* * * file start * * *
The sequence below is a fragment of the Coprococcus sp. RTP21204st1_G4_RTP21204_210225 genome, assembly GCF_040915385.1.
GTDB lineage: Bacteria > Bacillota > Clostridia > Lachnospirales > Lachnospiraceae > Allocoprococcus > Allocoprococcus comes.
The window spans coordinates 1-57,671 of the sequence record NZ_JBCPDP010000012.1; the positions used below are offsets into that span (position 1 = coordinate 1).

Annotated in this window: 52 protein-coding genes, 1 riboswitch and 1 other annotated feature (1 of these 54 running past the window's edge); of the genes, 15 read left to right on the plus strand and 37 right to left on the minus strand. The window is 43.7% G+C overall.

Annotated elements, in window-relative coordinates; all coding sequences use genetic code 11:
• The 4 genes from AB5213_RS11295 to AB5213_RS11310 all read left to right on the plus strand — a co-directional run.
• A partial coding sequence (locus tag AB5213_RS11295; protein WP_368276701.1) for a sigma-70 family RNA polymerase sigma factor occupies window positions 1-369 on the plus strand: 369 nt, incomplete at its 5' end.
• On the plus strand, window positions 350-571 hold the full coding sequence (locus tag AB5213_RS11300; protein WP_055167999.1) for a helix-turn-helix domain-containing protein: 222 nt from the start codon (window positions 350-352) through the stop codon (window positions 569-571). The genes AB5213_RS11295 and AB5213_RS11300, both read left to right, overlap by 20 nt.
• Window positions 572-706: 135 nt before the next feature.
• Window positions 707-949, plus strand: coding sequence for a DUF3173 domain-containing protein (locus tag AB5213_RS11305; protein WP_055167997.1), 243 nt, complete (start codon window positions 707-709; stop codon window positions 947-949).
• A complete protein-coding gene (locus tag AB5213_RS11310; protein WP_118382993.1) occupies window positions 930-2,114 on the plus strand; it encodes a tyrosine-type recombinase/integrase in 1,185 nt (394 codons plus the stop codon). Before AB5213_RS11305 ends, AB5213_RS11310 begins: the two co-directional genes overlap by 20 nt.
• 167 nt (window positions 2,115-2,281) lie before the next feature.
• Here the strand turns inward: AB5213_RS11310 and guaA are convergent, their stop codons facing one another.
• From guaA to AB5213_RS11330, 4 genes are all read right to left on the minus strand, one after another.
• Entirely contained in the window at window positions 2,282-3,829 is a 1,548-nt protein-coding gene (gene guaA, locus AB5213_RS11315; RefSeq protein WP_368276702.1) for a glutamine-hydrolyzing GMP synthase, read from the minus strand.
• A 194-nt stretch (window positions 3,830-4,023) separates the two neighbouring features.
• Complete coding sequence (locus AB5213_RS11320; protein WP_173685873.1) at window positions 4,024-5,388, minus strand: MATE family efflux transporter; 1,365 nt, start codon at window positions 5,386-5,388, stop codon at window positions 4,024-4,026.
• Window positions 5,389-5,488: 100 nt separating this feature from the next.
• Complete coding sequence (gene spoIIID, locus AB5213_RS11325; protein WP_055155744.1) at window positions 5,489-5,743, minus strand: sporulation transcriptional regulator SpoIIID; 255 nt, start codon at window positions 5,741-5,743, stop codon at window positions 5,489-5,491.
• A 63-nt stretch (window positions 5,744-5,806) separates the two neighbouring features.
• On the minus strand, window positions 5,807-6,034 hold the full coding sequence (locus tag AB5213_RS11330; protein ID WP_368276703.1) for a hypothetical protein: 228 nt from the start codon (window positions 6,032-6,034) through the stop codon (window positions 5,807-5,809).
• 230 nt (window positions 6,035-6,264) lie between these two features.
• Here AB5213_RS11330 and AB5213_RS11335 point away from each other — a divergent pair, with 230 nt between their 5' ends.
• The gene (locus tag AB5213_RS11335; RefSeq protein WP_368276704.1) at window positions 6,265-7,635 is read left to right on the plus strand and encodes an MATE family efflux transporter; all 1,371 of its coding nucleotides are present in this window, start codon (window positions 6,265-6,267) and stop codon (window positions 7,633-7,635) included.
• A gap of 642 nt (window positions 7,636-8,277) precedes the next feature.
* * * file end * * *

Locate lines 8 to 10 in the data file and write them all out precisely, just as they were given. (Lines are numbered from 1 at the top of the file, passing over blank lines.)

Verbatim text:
• On the plus strand, window positions 350-571 hold the full coding sequence (locus tag AB5213_RS11300; protein WP_055167999.1) for a helix-turn-helix domain-containing protein: 222 nt from the start codon (window positions 350-352) through the stop codon (window positions 569-571). The genes AB5213_RS11295 and AB5213_RS11300, both read left to right, overlap by 20 nt.
• Window positions 572-706: 135 nt before the next feature.
• Window positions 707-949, plus strand: coding sequence for a DUF3173 domain-containing protein (locus tag AB5213_RS11305; protein WP_055167997.1), 243 nt, complete (start codon window positions 707-709; stop codon window positions 947-949).